Surprising Childhood Factors that Lead to Alcohol Dependency

Drug and alcohol treatment requires a comprehensive understanding of childhood development. To keep your teens out of trouble, in school and away from substances, you will, too. Drug and alcohol treatment centers have a lot to say about alcohol addiction in adolescents. While alcoholism can be hereditary, a few factors presented in childhood can certainly sway one’s future.


Above all, childhood abuse seems to be a determining cause of alcoholism in later life. Similarly, living with parents who are either dependent on alcohol or utilize alcohol to deal with stress can increase one’s odds. A few surprising factors are at play, however, and each can contribute to an unhealthy—or even dangerous—future. Check them out below.


That’s right: boredom. This isn’t run-of-the-mill, day-to-day boredom, however. Children who’re left alone often, and who must keep themselves constantly occupied, may become psychologically dependent on excitement in any form. Drug and alcohol treatment centers believe that, over time, this mentality can manifest in addiction. Teens who are left alone often may similarly associate with like-minded individuals. While bonding is healthy, it can be unhealthy if alcohol becomes a centralized friendship resource.

Alcohol Advertisements

While mainstream media shifts alcohol advertisements to be appealing to adults, studies reveal their surprising influence on young minds. Fortunately, a parent’s direction to not drink seems to lessen the impact. Studies can’t prove whether these directions can “cancel out” the negative impacts of alcohol advertisement, but they certainly point to the importance of a healthy upbringing.

A constant need for instant gratification, too, is at play. Today’s children are exposed to Facebook, internet advertisements, smartphone access and one-click-relief lifestyles. In some ways, the advertising world’s capitalization on one’s need for instant gratification might be prompting a psychological “want” to try advertised goods. It’s even possible this advertising workaround has broken through the barrier of age-based marketing—leaving kids exposed.

Digital Misinformation

Misinformation will always create environments capable of enabling addiction. That said, the same “instant access” mindset above may further lifestyles of abuse. While the internet is certainly packed with healthy information, it also enforces the spread of misinformation. Social media websites, like Facebook, Reddit, and Tumblr may accidentally be promoting the consumption of alcohol from a young age. While children can do their own research, now, misinformation—and a lot of it—can be incredibly damaging.

A Lack of Responsibility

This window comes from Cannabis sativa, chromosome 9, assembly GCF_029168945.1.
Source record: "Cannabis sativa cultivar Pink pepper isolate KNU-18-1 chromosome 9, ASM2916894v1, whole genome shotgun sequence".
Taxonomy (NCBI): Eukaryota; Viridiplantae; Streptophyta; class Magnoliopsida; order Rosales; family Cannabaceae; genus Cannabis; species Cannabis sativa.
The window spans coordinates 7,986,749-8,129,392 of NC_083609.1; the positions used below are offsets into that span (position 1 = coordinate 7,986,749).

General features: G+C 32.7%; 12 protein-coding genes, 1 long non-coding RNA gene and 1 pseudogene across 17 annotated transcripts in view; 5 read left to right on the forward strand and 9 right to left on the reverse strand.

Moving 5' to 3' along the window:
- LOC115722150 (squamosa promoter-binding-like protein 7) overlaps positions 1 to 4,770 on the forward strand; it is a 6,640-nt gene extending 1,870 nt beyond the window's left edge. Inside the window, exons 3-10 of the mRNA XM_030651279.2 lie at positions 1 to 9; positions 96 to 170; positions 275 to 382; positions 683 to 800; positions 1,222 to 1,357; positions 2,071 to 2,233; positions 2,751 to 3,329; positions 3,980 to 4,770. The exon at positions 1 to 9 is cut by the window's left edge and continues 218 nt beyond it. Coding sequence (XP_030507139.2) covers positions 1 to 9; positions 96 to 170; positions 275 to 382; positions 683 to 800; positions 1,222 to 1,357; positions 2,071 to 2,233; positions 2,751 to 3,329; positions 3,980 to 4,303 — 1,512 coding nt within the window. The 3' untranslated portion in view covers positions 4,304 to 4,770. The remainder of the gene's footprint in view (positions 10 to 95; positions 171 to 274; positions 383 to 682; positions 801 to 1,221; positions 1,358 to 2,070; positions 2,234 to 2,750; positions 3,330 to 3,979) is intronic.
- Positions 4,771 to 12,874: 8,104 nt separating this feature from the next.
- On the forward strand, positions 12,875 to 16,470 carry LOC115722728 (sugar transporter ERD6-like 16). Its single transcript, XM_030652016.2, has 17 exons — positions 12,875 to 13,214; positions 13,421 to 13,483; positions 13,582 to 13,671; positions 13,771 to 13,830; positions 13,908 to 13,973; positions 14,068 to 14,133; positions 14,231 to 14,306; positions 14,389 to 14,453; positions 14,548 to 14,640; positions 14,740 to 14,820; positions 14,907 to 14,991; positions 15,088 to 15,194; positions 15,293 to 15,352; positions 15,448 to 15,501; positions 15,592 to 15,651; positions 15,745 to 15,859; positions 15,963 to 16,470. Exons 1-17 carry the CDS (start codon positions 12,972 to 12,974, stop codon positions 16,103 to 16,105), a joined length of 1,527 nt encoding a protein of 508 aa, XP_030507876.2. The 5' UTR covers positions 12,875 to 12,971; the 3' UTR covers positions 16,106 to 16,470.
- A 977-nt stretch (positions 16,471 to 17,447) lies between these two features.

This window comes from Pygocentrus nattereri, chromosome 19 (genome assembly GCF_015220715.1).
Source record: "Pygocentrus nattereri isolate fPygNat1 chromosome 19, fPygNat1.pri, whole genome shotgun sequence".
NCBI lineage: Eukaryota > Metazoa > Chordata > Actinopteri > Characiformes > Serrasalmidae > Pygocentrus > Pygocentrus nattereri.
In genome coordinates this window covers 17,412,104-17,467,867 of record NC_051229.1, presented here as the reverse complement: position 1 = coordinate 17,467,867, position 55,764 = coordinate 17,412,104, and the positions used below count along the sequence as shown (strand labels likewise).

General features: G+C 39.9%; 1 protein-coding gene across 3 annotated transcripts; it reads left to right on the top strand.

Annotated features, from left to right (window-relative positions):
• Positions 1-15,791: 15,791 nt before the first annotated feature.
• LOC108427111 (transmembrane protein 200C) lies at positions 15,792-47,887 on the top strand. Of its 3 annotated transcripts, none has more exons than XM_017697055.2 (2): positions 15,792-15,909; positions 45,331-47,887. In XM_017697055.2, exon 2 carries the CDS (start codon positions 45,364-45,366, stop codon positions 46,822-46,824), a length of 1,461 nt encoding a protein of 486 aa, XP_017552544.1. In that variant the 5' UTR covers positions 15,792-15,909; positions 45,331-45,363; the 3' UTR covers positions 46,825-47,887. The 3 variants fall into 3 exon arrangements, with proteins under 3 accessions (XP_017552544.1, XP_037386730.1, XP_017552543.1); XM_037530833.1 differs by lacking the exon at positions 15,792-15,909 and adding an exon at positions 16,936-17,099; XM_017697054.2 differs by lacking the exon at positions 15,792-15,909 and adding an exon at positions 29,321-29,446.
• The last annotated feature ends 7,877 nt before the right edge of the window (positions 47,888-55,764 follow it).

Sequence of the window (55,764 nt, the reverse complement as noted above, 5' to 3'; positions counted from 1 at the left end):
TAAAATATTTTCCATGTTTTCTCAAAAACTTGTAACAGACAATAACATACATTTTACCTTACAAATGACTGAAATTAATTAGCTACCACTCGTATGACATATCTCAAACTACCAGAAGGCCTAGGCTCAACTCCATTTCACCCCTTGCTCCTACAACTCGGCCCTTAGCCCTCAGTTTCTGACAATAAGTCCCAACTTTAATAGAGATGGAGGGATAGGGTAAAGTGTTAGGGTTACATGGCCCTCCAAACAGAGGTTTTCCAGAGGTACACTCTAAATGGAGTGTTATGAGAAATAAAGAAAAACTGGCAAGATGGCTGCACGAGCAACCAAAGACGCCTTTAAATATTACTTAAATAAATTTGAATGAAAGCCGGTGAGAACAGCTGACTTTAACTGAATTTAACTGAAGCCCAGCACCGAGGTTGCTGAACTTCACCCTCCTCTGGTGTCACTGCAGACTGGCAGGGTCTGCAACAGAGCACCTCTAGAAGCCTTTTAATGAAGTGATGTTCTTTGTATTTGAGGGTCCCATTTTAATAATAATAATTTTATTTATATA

In some cases, giving your child chores may help them evade alcohol abuse. Children classified as “undercontrolled” at age three, by the National Institute on Alcohol Abuse and Alcoholism, were twice as likely to be diagnosed with an alcohol addiction by age 21. Additionally, children who’re unnaturally aggressive between ages five and 10 carried increased risks.

While too much control can be abusive, the right amount of taught discipline can help a child circumnavigate the dangerous waters of substance abuse. Addiction treatment centers often question suffering individuals about their childhoods, for this reason.

Alcoholic Parents

The age-old mantra of: “children of drinkers will drink” is supported by a lot of evidence. In fact, children of alcoholic parents are more likely to internalize the precursors of alcoholism before they reach adolescence. Prevention programs often serve to rework the many habits formed in younger years. Unfortunately, children who encounter alcoholic parents repeatedly face an incredibly higher risk than most.

A Lack of Self-Esteem

Children who display a lack of self-esteem are psychologically at risk, later in life. Alcohol, which releases dopamine, lowers one’s inhibitions. It can be a reprieve from societal expectations, giving the drinker an excuse to be wild, engage risky behavior or indulge in self-confidence. In a lot of ways, alcohol’s main appeal is a social one. By drinking, an adolescent has an “excuse” to act strange, over-loving or even angry.

It’s important to engage your child as much as possible. Additionally, it’s important to express the dangers of drinking at a younger age. Studies show that such approaches work to curb alcohol consumption, prevent binge drinking and combat alcoholism in late life. As a parent, an older sibling or a relative, it’s your responsibility to foster good habits. Contact a mental health provider today if you or a loved one expresses the symptoms of alcohol addiction.